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Indecent Exposure (Piemburg #2)

4.09  ·  Rating Details ·  1,859 Ratings  ·  65 Reviews
A blazing satire of South African apartheid, Indecent Exposure is Tom Sharpe's brilliant follow-up to his Riotous Assembly. Once again the setting is Piemburg, the deceptively peaceful looking capital of Zululand, where Kommandant van Heerden, Konstabel Els, and Luitenant Verkramp continue to terrorize true Englishmen and even truer Zulus in their relentless search for a p ...more
Paperback, 247 pages
Published January 18th 1994 by Atlantic Monthly Press (first published 1973)
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Mar 24, 2015 Andrew rated it liked it  ·  review of another edition
This book is the sequel to Riotous Assembly and really keeps up the scathing and farcical attacks on the Apartheid regime. It is Tom Sharpe at what i think his most cutting, as through the jokes and ridiculous situations you can his views on such a deplorable system and the society that acted as if it was totally acceptable.
There is really no way to describe the storyline - apart from my golden rule that I dont give away the plot or that there are no doubt far better reviewers than myself out t
Sep 01, 2008 Eric rated it really liked it
Wet your pants funny! Its been to long since we have been able to make fun of apartide.
Dec 11, 2008 Chris rated it liked it
This novel is what you get when you combine racism, police and electro-shock therapy in South Africa.
Apr 24, 2013 Jana rated it it was amazing
Hilarious. Satire re the South African police that is full of innuendos that had me laughing harder than I have in a long time. This is his followup to Riotous Assembly. I look forward to reading that book in the future.
Oct 02, 2015 Marinechinaski rated it it was amazing  ·  review of another edition
Le tengo que dar las cinco estrellas porque no me reía tanto con un libro desde "La conjura de los necios". Salvando las distancias con el libro de Toole, cuyo humor negro es mucho más fino e irónico, Sharpe logra meterte en una aventura dignísima de las mejores historias de humor absurdo y alocado que puedas echarte a la cara. Con ese ambiente de comedia negra y un refinado humor inglés, las risas están más que aseguradas con esta obra, que si peca de algo es de políticamente incorrecta, y ahí ...more
Carye Yanko
Aug 01, 2008 Carye Yanko rated it really liked it
This is really good satire. And the story construction is excellent.
Gopal (The Minion)
Apr 12, 2012 Gopal (The Minion) rated it really liked it
Black Humor. That term is redefined by this Tom Sharpe novel. Set in apartheid SA, the quest for perfect White SA by Lt. Verkamp, the bumbling Kommadent van Hardeen's dream to be treated as true blueblood British & the maniacal Dr. vom Bliemstein's passion for turning any ordinary situation into a psychartist lesson leaves the reader in splits.

Tom Sharpe managed to keep in splits while simultaneously shaking my head and asking myself can this really happen? Sometimes a bit over the top, the
Tijl Vandersteene
Voor velen zijn de boeken van Tom Sharpe minderwaardig vanwege de soms aangebrande humor. Het is inderdaad niet altijd even hoogstaand, hihi. Het is wel altijd grappig, van smalend tot hilarisch. En Sharpe steekt altijd de draak met schijnheiligheid, racisme, machtsmisbruik, fanatisme etc. In Indecent Exposure loopt alles lekker uit de hand als een Zuid-Afrikaanse politiecommissaris er alles aan doet om bij de Engelse stiff upper lip elite, ook maar een stelletje bekrompen onmensen die Afrikaner ...more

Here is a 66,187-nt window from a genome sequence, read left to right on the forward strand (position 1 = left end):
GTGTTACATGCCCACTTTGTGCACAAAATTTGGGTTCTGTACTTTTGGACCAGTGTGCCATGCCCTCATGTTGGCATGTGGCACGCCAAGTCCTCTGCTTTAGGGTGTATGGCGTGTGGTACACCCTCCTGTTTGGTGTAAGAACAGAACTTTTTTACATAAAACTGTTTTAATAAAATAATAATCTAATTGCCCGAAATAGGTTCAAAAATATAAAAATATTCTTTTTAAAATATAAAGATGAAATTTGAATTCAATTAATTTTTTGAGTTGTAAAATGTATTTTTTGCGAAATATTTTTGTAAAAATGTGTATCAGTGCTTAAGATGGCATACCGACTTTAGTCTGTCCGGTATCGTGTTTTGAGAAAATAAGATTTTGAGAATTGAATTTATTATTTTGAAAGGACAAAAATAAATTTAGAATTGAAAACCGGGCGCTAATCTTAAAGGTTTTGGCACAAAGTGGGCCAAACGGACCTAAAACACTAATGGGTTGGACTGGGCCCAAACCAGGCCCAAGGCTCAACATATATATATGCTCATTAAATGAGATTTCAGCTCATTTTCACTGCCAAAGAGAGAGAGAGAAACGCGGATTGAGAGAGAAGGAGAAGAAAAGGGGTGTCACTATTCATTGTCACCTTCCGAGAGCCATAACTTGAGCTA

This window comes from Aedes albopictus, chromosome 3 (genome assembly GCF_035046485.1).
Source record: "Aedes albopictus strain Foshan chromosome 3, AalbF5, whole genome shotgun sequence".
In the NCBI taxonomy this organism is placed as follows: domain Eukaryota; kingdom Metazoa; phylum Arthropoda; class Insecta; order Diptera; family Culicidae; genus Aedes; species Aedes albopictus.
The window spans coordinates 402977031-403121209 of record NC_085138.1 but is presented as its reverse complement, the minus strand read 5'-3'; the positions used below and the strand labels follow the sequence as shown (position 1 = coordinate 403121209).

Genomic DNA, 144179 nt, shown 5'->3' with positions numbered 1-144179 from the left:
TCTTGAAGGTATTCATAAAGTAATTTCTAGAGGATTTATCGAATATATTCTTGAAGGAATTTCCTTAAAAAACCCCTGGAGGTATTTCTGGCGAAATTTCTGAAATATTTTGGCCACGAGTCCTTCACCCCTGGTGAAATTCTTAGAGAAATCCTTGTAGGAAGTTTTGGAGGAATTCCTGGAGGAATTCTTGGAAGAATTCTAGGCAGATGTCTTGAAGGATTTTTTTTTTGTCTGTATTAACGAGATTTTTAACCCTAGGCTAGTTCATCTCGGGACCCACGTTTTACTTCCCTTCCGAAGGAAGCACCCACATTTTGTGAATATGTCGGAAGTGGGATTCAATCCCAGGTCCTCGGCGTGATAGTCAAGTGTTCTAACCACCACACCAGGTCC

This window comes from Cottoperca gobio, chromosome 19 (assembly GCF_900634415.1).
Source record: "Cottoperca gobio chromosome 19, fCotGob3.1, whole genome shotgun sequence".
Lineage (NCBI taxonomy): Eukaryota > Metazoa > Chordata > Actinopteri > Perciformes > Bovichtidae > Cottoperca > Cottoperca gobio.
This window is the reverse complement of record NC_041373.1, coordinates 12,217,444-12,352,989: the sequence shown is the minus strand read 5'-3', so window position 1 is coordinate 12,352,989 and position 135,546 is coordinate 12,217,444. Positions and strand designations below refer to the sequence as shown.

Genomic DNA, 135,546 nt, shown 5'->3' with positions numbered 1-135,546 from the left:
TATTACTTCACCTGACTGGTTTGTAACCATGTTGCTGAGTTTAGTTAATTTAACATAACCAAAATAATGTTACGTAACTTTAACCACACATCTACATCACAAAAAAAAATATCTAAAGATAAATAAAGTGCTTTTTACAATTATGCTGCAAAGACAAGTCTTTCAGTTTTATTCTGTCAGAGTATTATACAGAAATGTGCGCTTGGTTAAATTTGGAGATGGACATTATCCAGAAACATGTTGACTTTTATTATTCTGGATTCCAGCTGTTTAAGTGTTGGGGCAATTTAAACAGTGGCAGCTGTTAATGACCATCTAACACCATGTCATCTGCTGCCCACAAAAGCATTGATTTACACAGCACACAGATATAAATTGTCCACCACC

Jul 15, 2016 Ayyorama rated it really liked it
Recommends it for: lusty & witty joke lovers, public place laughter experts
Laugh out loud, witty, sarcastic, hilarious piece of writing! This story set in the little town of Piemburg in South Africa is about two police officers and their divergent quests for power and royalty respectively. Set during apartheid and ripe with wry British humour coupled with lusty yet not raunchy jokes, this book had me laughing out loud in the middle of shared cab rides, train rides, and office lunch hours.

You may think some of the jokes are racist or sexist on the face of it but they a
Jay Daze
As a satiric take-down of racist white society in arphatide South Africa this is a top rate book, but time is merciless and the book is greatly eroded by homophobia and rape jokes.

At one time is probably was the height of yuks to have white policemen raping black women turned into flaming gays through shock treatment, but it falls with a resounding thud today. A french lesbian is buggered by an almost mythical creature of chaos and if not turned straight, is almost whistful about the experience
Jan 19, 2014 Jamie rated it liked it
>This was given to me in a mixed box of books.

I found this really very funny in some places, Clockwork Orange meets Benny Hill type humour. However, it is undoubtedly dated.

I think it probably would be deemed seriously offensive by most modern readers and I think would have been rejected by modern publishers... The author got booted out of South Africa for writing this book, so if you are easily offended or the type of person who wants Enid Blyton re-written because of the 'sexism' this is de
Richard Beasley
Mar 10, 2014 Richard Beasley rated it really liked it
Need to save up the 5 stars. This is great, but not as "must read" as riotous assembly.
There are many laugh out loud moments, but some it's are a bit formulaic, and I didn't think the return of Konstabel Els really worked. He was a brilliant invention previously, but here it feels like putting in Els because he was funny last time, but not really having anything to do.

But Verkamp's descent from straight odd into total lunacy is wonderful. As always Tom Sharpe realises that you cannot underestima
James Manders
Jan 21, 2015 James Manders rated it it was amazing
I read Wilt a couple of years ago so I already knew that I liked Tom Sharpe's writing.

I often find that I notice simplistic writing styles more with books written in the 3rd person, but Indecent exposure never feels simplistic, it is well crafted throughout and is a joy to read from start to finish.

It's hilarious too, events escalate to incredible and unbelievable extremes, then seemingly continue to escalate even further, all from a few bad decisions from characters placed in a position of powe
Aug 02, 2013 Monica rated it really liked it